LANSING — Michigan Gov. Gretchen Whitmer has declared May as Missing Persons Awareness Month highlighting the roughly 94,000 active missing persons cases across the country. In Michigan, there are roughly 3,500 to 4,000 missing persons reported to police at any given time. Of those Michigan cases, approximately one-third are children under the age of 18.
The Michigan State Police is encouraging family and friends of missing persons to attend an event geared at raising awareness and taking tips about cases, regardless of how much time has passed. Missing in Michigan 2023 will be held Thursday, May 25, from 1-4 p.m. at Madonna University in Livonia. It is a free event that is open to the public.
Attendees are encouraged to register to ensure their loved one is commemorated. A private session for family members will be held from 9 a.m. to 1 p.m., and space is limited for this session. Please email MissingInMichigan@gmail.com to RSVP and reserve your seat.
“This is a wonderful way to honor the families of the missing while also bringing attention to this serious issue,” said Jolene Hardesty, MSP’s Missing Persons Coordinator. “Sharing stories and information is helpful. You never know what detail could help bring someone home.”
During Missing Persons Awareness Month, Michiganders are encouraged to seek resources and educate themselves on what to do if a loved one goes missing, including:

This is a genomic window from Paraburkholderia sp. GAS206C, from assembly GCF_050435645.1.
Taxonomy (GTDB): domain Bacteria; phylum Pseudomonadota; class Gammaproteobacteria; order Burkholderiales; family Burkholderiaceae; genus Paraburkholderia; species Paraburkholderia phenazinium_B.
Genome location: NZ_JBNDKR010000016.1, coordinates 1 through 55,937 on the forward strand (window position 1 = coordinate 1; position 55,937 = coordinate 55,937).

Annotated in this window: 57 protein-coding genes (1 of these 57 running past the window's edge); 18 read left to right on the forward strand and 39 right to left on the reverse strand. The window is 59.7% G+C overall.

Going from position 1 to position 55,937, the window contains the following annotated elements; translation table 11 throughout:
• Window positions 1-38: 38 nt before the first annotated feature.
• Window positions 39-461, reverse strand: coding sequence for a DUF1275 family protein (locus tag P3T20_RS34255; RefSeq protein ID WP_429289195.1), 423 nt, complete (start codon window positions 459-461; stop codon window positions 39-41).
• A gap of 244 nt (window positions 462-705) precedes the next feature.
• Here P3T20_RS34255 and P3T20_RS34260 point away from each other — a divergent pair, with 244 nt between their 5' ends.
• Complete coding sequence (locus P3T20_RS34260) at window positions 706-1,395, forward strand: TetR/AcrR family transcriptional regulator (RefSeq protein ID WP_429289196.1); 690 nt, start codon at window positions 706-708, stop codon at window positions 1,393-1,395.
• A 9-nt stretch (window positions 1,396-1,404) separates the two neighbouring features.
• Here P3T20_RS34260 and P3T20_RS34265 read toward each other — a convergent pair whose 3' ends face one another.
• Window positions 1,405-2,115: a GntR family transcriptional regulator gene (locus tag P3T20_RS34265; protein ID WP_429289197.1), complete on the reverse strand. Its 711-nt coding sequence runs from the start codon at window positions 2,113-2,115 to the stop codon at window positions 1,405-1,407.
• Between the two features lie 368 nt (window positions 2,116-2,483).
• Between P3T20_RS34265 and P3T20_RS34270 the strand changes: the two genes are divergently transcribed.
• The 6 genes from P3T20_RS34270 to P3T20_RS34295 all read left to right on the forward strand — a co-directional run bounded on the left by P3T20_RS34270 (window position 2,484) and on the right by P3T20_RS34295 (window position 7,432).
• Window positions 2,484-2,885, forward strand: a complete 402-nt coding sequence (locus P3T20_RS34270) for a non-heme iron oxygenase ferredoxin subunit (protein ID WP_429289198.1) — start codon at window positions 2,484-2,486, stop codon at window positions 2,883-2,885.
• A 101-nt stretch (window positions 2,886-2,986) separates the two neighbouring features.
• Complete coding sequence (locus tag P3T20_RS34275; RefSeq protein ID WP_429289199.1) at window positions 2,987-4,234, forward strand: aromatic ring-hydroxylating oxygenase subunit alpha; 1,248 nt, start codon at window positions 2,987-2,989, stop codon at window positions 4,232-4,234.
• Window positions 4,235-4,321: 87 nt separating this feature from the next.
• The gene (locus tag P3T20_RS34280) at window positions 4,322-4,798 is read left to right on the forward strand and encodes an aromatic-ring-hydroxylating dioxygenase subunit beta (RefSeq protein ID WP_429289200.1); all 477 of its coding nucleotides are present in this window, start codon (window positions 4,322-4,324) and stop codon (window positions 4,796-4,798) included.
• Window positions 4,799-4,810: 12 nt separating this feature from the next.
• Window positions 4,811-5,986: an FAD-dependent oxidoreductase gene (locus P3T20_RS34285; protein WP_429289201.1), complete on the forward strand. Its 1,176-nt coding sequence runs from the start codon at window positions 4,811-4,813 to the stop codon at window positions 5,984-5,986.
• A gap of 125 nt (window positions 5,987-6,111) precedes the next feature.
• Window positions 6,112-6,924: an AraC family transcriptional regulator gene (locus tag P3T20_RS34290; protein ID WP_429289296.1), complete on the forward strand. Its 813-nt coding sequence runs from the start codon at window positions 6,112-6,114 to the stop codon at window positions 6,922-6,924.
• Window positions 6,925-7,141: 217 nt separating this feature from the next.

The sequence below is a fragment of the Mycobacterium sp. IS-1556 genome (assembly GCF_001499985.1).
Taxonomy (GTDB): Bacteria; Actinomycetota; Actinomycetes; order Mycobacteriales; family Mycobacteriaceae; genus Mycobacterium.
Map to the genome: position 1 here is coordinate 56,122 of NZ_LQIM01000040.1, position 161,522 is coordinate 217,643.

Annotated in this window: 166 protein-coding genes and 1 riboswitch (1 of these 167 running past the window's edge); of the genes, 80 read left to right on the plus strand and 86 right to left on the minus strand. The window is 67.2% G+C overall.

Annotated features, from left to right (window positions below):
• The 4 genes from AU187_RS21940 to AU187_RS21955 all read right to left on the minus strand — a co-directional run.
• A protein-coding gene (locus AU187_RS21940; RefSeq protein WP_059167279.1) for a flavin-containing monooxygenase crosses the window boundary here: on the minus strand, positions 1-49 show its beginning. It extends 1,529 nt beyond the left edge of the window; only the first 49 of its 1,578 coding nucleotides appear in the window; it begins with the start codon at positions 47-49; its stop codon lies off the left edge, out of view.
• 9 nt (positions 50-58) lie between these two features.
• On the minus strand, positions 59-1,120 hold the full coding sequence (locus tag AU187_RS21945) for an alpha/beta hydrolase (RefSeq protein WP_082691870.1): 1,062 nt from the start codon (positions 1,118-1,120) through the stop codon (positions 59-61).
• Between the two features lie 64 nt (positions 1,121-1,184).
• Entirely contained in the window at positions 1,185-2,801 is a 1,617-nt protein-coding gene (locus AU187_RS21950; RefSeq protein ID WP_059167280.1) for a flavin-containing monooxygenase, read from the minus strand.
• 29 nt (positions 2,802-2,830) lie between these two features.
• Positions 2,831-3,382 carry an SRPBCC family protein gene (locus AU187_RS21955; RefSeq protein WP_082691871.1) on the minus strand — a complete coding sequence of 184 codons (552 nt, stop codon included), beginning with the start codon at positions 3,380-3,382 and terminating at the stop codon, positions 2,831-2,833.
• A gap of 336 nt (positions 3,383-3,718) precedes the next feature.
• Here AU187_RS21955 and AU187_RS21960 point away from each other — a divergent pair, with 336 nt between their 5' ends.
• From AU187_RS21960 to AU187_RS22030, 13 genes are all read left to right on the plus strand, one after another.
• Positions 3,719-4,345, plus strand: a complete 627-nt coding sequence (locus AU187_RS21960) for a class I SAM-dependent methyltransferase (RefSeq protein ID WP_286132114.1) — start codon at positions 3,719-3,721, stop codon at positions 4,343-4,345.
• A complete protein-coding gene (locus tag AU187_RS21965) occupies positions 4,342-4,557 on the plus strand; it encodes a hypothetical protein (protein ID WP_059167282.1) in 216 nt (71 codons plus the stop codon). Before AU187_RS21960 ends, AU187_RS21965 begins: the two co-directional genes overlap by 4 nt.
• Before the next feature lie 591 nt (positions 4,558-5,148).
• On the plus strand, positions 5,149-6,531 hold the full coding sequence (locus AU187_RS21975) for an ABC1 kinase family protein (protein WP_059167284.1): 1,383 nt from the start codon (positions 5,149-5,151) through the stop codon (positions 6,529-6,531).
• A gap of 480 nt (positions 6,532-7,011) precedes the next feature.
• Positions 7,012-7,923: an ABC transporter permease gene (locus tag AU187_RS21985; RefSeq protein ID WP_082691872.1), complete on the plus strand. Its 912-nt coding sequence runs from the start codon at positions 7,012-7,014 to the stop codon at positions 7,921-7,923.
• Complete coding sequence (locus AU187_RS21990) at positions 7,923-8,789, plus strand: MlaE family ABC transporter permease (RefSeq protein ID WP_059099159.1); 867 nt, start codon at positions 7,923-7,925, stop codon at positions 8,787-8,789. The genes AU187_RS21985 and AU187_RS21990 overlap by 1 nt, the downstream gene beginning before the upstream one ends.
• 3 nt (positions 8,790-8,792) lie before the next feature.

• Remain calm. There could be a valid reason for someone to not answer a phone call or text or show up when they planned.
• If you have sufficient reason to believe your loved one is missing and potentially in danger, contact police. Be prepared to answer basic questions about their age, physical features, time elapsed since last seen or contacted. Police may also ask more intimate questions such as medical history, including prescription or recreational drug use and mental health. Make sure you have access to a recent photograph of your loved one.
• Keep the home, living space or vehicle of a missing person untouched to preserve possible evidence. Cleaning can destroy fingerprints and DNA. Do not alter social media accounts, emails or text messages. Police also advise you to avoid sharing your personal contact information on social media as the families of missing persons are often targeted by scammers.